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RE: Wood Difference

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The one thing that I would modify is that not all timber sizes are always specified in nominal dimensions.  Some are specified in net dimensions (aka "real" dimensions).  You can see this often in the timber framing industry.  Of course, those dimensions might be when they are green timbers, so the real dimensions for in use after the timbers have reached an equilibrium moisture content in use will typically be smaller due to shrinkage.
And while I am no grading expert (I know enough to be dangerous), you are correct in that timbers technically must be re-graded if their length is modified.  This is due to the grading being a function of the number of knots within particular section of length...if the overall length of that member changes, then that reference length can change as well.  I don't believe that is true of lumber material (i.e. 2xs) if I recall correctly.
As to "naming", technically in the NDS, typical stick framing is "dimesion lumber", which is lumber that is 2" to 4" thick (nominal) and 2" (nominal) or more in width.  Then, there is "beams and stringer" lumber and "posts and timber" lumber...both of which are commonly referred to as "timbers"...both of which are 5" in each dimension or greater, but with "beams and stringers" being at least 2" wider than they are thick and "posts and timbers" being less than 2" wider than thick (i.e. "beams & stringers" are more rectangular" while "posts and timbers" are more square).  But, officially, the NDS refers to it all as lumber.  But, the common terminology is lumber for the "stick" stuff and timber for the "beefy" stuff.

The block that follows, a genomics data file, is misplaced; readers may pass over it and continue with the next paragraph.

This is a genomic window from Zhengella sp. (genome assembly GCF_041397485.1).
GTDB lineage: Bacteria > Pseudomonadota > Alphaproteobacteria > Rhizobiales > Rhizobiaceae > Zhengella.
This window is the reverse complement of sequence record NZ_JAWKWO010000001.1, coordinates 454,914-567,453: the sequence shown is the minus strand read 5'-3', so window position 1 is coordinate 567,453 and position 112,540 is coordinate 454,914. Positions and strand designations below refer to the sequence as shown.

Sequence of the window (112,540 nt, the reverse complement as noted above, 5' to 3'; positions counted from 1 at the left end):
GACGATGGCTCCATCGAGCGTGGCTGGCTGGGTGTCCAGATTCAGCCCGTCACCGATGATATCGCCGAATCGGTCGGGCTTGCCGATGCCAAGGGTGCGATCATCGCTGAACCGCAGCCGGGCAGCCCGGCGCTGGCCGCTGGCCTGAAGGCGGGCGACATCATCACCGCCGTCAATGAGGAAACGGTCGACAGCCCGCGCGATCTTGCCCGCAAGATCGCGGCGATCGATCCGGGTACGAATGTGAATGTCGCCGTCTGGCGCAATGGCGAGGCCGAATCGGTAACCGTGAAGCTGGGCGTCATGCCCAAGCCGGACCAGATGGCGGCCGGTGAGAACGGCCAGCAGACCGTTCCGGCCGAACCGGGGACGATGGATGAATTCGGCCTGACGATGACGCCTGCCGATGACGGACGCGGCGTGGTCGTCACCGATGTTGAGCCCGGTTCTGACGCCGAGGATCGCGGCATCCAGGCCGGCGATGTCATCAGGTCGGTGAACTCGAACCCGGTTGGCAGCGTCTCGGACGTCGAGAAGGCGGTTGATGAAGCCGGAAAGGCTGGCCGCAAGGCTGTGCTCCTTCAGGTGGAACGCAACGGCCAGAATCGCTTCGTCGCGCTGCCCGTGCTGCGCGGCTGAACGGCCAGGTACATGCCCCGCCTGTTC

Adrian, MI
-----Original Message-----
From: Jordan Truesdell, PE [mailto:seaint2(--nospam--at)]
Sent: Thursday, June 26, 2008 9:33 PM
To: seaint(--nospam--at)
Subject: Re: Wood Difference

In an engineering sense here in the states, a timber is any member with the smaller side equal to or greater than 5" (nominal); lumber is anything smaller. I.e. 2x12s are lumber; 4x6s are lumber, 6x6s are timber, as are 6x12s and 16x28s. Nominal sizes for lumber are 1/2" less for widths up to 6", and 3/4" less than nominal for widths above 6". Timber sizes are all 1/2" less than nominal.

More specifically, the timber engineering values are noticeably lower for a given species and grade than their lumber equivalents.  I believe that timbers are also graded as cut lengths. A 10 foot long 2x6 No.2 may be cut to any length and still be a No. 2 grade, but a 14' long 8x14 No. 2 timber which cut to 8' long must be re-graded.  Buddy or Scott may chime in here and tell me if I'm correct or not, as I don't have a reference other than the odd conversation with forgotten sources.

Clear as mud.

Rhkratzse(--nospam--at) wrote:
Dam little.  Wood is a very general term for the "meat" of a tree, down to toothpicks or chopsticks.  Lumber is after it's been sawn into pieces and generally means pieces used for building (as opposed to eating or picking one's teeth).  Timber is a term generally used to describe larger pieces of lumber, but may vary and isn't very specific.



In a message dated 6/26/08 10:11:28 AM, jjtreff(--nospam--at) writes:
For most of you this might be a very basic question, but for someone coming from a country where only masonry and concrete exist, it's confusing.

Structurally speaking, what's the difference between wood, lumber and timber?

Thank you!

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